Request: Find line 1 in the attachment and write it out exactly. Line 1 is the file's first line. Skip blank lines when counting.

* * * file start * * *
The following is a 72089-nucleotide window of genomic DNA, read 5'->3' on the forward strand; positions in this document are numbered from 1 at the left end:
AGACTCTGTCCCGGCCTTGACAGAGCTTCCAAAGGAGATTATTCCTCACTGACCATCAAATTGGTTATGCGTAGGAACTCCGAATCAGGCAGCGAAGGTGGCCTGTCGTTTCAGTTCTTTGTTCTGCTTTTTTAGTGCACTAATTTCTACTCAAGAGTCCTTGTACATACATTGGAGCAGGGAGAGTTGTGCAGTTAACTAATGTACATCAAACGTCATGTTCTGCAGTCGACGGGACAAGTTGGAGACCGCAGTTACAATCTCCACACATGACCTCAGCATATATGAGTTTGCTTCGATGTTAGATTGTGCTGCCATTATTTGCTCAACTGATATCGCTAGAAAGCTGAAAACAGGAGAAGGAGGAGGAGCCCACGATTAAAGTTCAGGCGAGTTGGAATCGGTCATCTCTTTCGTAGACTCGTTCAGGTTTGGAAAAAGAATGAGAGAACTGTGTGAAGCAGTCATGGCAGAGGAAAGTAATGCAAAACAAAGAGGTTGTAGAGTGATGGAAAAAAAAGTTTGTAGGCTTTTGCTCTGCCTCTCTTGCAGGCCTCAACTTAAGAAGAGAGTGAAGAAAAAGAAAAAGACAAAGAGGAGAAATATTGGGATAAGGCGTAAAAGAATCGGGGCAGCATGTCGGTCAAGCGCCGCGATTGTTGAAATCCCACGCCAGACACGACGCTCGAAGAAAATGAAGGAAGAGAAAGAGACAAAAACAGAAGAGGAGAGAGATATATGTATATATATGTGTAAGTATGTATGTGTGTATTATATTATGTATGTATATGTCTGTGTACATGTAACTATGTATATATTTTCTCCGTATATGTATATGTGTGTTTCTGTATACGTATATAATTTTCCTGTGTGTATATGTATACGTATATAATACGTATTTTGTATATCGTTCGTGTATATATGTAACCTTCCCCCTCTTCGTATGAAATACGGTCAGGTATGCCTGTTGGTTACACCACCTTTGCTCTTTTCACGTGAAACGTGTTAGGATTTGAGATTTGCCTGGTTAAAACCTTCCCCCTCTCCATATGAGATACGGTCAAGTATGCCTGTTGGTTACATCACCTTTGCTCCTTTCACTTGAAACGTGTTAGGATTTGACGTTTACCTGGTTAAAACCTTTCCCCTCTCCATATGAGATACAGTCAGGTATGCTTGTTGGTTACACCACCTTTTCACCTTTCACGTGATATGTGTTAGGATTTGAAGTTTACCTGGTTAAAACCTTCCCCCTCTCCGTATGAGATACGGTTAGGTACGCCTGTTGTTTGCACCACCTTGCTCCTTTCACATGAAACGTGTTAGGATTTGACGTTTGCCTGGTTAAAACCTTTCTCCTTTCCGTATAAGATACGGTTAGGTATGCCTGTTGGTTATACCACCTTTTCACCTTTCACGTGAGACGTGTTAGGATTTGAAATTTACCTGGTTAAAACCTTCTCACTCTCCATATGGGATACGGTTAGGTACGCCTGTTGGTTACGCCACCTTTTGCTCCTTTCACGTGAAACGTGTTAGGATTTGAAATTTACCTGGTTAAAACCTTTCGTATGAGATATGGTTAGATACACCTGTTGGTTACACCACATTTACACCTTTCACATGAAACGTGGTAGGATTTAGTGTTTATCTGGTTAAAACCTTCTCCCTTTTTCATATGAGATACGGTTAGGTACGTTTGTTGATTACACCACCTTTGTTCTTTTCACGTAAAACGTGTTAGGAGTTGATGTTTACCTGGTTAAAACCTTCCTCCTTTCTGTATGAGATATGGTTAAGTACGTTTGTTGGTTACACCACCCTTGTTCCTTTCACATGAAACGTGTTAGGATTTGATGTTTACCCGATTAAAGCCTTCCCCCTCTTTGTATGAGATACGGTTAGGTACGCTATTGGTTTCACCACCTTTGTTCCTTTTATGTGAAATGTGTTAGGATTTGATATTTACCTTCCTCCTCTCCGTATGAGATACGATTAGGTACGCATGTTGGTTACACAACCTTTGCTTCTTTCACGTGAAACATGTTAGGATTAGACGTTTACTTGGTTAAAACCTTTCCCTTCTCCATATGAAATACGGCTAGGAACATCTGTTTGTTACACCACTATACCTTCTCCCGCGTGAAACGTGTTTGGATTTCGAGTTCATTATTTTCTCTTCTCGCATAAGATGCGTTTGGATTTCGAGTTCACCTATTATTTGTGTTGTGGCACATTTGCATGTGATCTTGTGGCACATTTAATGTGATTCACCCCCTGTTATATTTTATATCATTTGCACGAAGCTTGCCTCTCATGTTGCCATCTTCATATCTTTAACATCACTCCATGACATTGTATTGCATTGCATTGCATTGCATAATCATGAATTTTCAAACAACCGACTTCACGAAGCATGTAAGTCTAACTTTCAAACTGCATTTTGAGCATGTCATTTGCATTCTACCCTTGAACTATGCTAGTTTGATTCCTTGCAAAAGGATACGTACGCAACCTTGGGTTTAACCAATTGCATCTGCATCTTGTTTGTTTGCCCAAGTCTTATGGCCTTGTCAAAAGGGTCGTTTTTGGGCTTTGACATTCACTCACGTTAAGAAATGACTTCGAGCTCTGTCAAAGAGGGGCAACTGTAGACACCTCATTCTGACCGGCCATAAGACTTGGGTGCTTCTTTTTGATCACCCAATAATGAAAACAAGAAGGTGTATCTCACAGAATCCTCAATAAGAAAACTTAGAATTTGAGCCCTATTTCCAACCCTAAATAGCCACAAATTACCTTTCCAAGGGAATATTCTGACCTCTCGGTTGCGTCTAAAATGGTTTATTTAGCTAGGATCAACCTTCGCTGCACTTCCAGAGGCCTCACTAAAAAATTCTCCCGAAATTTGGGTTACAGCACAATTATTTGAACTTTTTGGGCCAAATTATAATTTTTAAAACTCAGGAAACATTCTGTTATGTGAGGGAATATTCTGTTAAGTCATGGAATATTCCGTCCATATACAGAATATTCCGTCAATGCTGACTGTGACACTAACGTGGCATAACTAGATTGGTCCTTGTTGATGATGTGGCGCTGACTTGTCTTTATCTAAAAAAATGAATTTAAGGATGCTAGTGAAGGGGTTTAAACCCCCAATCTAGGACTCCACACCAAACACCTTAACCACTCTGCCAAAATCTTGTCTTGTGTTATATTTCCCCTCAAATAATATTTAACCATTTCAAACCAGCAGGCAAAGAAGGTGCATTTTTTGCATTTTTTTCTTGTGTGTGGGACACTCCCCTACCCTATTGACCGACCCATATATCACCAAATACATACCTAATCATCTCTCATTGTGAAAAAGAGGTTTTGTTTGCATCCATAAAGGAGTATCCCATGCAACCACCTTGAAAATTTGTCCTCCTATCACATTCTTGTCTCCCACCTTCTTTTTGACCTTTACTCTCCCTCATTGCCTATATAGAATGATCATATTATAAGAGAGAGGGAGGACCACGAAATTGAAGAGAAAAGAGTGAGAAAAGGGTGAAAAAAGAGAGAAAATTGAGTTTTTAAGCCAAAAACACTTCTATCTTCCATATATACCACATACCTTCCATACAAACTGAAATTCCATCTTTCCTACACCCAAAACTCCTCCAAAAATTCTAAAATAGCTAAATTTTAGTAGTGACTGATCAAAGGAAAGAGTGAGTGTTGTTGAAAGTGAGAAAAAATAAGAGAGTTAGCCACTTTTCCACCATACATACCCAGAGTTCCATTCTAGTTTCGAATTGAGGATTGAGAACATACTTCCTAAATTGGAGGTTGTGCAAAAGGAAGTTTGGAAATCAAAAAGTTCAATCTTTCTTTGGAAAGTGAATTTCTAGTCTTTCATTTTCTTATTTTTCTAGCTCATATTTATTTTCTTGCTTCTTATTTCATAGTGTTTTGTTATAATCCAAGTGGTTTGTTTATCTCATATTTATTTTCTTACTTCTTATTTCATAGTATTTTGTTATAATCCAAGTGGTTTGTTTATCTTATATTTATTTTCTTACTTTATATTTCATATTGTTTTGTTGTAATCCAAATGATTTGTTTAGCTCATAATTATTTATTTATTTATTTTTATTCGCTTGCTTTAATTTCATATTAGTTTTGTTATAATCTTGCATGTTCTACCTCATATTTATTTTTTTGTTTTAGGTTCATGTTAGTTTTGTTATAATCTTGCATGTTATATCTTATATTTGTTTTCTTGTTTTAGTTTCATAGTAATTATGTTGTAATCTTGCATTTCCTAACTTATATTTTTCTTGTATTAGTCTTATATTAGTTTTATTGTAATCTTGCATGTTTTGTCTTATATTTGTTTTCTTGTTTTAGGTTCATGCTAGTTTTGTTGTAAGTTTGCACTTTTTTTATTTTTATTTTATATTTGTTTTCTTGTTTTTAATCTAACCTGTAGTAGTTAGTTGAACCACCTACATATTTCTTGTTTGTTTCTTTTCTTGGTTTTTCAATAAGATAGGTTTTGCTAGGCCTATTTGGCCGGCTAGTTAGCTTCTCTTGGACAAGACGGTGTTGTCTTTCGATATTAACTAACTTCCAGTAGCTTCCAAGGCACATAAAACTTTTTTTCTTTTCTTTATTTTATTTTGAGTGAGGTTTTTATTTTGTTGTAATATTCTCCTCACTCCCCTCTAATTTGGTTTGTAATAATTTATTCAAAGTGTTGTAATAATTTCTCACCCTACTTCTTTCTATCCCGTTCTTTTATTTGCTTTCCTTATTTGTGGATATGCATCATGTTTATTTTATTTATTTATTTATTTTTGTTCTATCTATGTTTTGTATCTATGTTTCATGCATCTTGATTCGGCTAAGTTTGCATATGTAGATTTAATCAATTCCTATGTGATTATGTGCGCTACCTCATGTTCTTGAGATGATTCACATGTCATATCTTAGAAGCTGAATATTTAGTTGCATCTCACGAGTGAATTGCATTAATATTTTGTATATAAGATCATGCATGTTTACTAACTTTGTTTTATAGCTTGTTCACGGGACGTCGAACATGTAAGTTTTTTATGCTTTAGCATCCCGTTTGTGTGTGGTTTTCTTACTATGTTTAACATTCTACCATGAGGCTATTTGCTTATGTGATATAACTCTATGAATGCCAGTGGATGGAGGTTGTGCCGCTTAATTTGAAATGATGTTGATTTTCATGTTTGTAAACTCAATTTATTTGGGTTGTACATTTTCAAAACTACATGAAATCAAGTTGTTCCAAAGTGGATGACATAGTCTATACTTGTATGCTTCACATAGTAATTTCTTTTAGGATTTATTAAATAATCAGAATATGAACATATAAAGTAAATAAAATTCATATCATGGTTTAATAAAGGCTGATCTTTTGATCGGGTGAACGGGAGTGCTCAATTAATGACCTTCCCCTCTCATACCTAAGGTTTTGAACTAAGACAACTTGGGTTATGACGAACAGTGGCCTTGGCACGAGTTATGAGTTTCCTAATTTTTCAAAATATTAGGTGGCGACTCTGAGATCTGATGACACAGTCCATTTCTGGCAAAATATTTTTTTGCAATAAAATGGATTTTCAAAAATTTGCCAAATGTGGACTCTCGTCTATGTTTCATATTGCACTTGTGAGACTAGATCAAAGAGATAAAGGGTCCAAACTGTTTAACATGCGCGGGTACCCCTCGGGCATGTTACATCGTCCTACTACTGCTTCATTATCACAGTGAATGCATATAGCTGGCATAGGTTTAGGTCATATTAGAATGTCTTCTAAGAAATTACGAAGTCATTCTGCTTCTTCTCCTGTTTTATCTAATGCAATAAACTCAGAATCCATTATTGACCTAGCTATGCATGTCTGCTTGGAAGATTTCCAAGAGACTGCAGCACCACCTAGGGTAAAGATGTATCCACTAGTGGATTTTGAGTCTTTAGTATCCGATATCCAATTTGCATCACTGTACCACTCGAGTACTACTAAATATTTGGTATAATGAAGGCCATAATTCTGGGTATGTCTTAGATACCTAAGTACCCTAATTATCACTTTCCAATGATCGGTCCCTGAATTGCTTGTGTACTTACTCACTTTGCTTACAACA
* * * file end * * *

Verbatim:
The following is a 72089-nucleotide window of genomic DNA, read 5'->3' on the forward strand; positions in this document are numbered from 1 at the left end: